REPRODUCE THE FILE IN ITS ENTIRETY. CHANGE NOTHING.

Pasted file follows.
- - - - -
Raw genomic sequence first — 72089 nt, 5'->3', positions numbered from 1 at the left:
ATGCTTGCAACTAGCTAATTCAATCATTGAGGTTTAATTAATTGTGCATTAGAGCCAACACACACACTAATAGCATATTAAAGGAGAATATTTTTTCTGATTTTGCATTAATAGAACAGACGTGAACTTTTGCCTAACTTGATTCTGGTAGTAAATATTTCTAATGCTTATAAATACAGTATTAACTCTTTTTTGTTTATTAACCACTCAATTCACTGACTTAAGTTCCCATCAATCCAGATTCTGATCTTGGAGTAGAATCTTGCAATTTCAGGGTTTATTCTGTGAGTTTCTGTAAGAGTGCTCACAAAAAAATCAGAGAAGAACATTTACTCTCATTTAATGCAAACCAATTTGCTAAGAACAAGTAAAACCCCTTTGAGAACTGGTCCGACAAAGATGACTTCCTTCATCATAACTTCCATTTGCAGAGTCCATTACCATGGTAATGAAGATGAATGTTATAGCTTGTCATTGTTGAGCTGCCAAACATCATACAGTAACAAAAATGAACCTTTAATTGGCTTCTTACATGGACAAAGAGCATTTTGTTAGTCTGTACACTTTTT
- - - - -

Raw genomic sequence first — 72089 nt, 5'->3', positions numbered from 1 at the left:
ATGCTTGCAACTAGCTAATTCAATCATTGAGGTTTAATTAATTGTGCATTAGAGCCAACACACACACTAATAGCATATTAAAGGAGAATATTTTTTCTGATTTTGCATTAATAGAACAGACGTGAACTTTTGCCTAACTTGATTCTGGTAGTAAATATTTCTAATGCTTATAAATACAGTATTAACTCTTTTTTGTTTATTAACCACTCAATTCACTGACTTAAGTTCCCATCAATCCAGATTCTGATCTTGGAGTAGAATCTTGCAATTTCAGGGTTTATTCTGTGAGTTTCTGTAAGAGTGCTCACAAAAAAATCAGAGAAGAACATTTACTCTCATTTAATGCAAACCAATTTGCTAAGAACAAGTAAAACCCCTTTGAGAACTGGTCCGACAAAGATGACTTCCTTCATCATAACTTCCATTTGCAGAGTCCATTACCATGGTAATGAAGATGAATGTTATAGCTTGTCATTGTTGAGCTGCCAAACATCATACAGTAACAAAAATGAACCTTTAATTGGCTTCTTACATGGACAAAGAGCATTTTGTTAGTCTGTACACTTTTT